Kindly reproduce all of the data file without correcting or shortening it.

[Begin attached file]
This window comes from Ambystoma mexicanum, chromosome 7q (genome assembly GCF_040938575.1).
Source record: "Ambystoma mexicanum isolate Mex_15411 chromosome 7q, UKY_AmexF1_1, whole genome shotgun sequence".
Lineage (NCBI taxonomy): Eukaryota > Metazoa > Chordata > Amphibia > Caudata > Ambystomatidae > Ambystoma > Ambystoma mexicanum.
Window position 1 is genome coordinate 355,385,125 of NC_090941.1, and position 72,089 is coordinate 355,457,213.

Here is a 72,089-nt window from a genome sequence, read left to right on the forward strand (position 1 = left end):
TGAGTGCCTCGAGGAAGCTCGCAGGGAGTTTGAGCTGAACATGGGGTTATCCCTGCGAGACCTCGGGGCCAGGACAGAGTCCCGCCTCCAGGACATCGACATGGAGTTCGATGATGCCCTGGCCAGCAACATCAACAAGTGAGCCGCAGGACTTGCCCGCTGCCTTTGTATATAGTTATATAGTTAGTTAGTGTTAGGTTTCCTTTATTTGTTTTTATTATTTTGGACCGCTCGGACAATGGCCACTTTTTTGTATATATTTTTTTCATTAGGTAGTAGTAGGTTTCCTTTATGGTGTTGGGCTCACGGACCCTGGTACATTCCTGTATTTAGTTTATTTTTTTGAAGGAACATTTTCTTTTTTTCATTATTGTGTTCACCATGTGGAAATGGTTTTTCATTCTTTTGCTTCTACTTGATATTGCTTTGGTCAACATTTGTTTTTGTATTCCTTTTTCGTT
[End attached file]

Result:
This window comes from Ambystoma mexicanum, chromosome 7q (genome assembly GCF_040938575.1).
Source record: "Ambystoma mexicanum isolate Mex_15411 chromosome 7q, UKY_AmexF1_1, whole genome shotgun sequence".
Lineage (NCBI taxonomy): Eukaryota > Metazoa > Chordata > Amphibia > Caudata > Ambystomatidae > Ambystoma > Ambystoma mexicanum.
Window position 1 is genome coordinate 355,385,125 of NC_090941.1, and position 72,089 is coordinate 355,457,213.

Here is a 72,089-nt window from a genome sequence, read left to right on the forward strand (position 1 = left end):
TGAGTGCCTCGAGGAAGCTCGCAGGGAGTTTGAGCTGAACATGGGGTTATCCCTGCGAGACCTCGGGGCCAGGACAGAGTCCCGCCTCCAGGACATCGACATGGAGTTCGATGATGCCCTGGCCAGCAACATCAACAAGTGAGCCGCAGGACTTGCCCGCTGCCTTTGTATATAGTTATATAGTTAGTTAGTGTTAGGTTTCCTTTATTTGTTTTTATTATTTTGGACCGCTCGGACAATGGCCACTTTTTTGTATATATTTTTTTCATTAGGTAGTAGTAGGTTTCCTTTATGGTGTTGGGCTCACGGACCCTGGTACATTCCTGTATTTAGTTTATTTTTTTGAAGGAACATTTTCTTTTTTTCATTATTGTGTTCACCATGTGGAAATGGTTTTTCATTCTTTTGCTTCTACTTGATATTGCTTTGGTCAACATTTGTTTTTGTATTCCTTTTTCGTT